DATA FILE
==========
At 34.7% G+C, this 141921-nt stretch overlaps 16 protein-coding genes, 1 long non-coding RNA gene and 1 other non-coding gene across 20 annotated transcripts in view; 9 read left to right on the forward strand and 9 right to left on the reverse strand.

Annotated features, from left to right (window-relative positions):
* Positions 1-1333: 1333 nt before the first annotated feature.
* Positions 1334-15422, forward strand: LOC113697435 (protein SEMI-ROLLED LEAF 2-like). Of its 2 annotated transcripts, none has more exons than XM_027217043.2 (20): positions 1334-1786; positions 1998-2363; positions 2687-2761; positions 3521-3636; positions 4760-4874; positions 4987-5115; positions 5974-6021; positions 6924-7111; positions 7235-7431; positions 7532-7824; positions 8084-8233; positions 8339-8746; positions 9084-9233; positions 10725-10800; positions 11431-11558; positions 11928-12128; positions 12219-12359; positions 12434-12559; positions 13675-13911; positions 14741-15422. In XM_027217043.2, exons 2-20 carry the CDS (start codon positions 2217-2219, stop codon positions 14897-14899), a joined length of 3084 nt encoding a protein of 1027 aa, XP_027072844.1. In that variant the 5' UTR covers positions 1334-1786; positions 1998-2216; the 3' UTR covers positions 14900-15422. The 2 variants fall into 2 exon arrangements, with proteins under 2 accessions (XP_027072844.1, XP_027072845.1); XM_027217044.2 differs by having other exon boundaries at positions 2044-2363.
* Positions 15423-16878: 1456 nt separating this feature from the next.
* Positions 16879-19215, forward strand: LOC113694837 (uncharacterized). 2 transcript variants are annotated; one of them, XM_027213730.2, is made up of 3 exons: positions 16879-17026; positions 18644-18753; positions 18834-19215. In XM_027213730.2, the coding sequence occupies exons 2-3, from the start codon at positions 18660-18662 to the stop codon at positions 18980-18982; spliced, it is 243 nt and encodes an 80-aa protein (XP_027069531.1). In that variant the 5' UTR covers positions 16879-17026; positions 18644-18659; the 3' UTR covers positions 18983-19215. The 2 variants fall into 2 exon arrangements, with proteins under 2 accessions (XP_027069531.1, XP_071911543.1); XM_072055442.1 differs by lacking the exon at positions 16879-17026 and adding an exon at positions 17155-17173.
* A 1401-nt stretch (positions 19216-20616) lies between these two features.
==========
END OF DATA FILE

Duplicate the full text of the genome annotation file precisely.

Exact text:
At 34.7% G+C, this 141921-nt stretch overlaps 16 protein-coding genes, 1 long non-coding RNA gene and 1 other non-coding gene across 20 annotated transcripts in view; 9 read left to right on the forward strand and 9 right to left on the reverse strand.

Annotated features, from left to right (window-relative positions):
* Positions 1-1333: 1333 nt before the first annotated feature.
* Positions 1334-15422, forward strand: LOC113697435 (protein SEMI-ROLLED LEAF 2-like). Of its 2 annotated transcripts, none has more exons than XM_027217043.2 (20): positions 1334-1786; positions 1998-2363; positions 2687-2761; positions 3521-3636; positions 4760-4874; positions 4987-5115; positions 5974-6021; positions 6924-7111; positions 7235-7431; positions 7532-7824; positions 8084-8233; positions 8339-8746; positions 9084-9233; positions 10725-10800; positions 11431-11558; positions 11928-12128; positions 12219-12359; positions 12434-12559; positions 13675-13911; positions 14741-15422. In XM_027217043.2, exons 2-20 carry the CDS (start codon positions 2217-2219, stop codon positions 14897-14899), a joined length of 3084 nt encoding a protein of 1027 aa, XP_027072844.1. In that variant the 5' UTR covers positions 1334-1786; positions 1998-2216; the 3' UTR covers positions 14900-15422. The 2 variants fall into 2 exon arrangements, with proteins under 2 accessions (XP_027072844.1, XP_027072845.1); XM_027217044.2 differs by having other exon boundaries at positions 2044-2363.
* Positions 15423-16878: 1456 nt separating this feature from the next.
* Positions 16879-19215, forward strand: LOC113694837 (uncharacterized). 2 transcript variants are annotated; one of them, XM_027213730.2, is made up of 3 exons: positions 16879-17026; positions 18644-18753; positions 18834-19215. In XM_027213730.2, the coding sequence occupies exons 2-3, from the start codon at positions 18660-18662 to the stop codon at positions 18980-18982; spliced, it is 243 nt and encodes an 80-aa protein (XP_027069531.1). In that variant the 5' UTR covers positions 16879-17026; positions 18644-18659; the 3' UTR covers positions 18983-19215. The 2 variants fall into 2 exon arrangements, with proteins under 2 accessions (XP_027069531.1, XP_071911543.1); XM_072055442.1 differs by lacking the exon at positions 16879-17026 and adding an exon at positions 17155-17173.
* A 1401-nt stretch (positions 19216-20616) lies between these two features.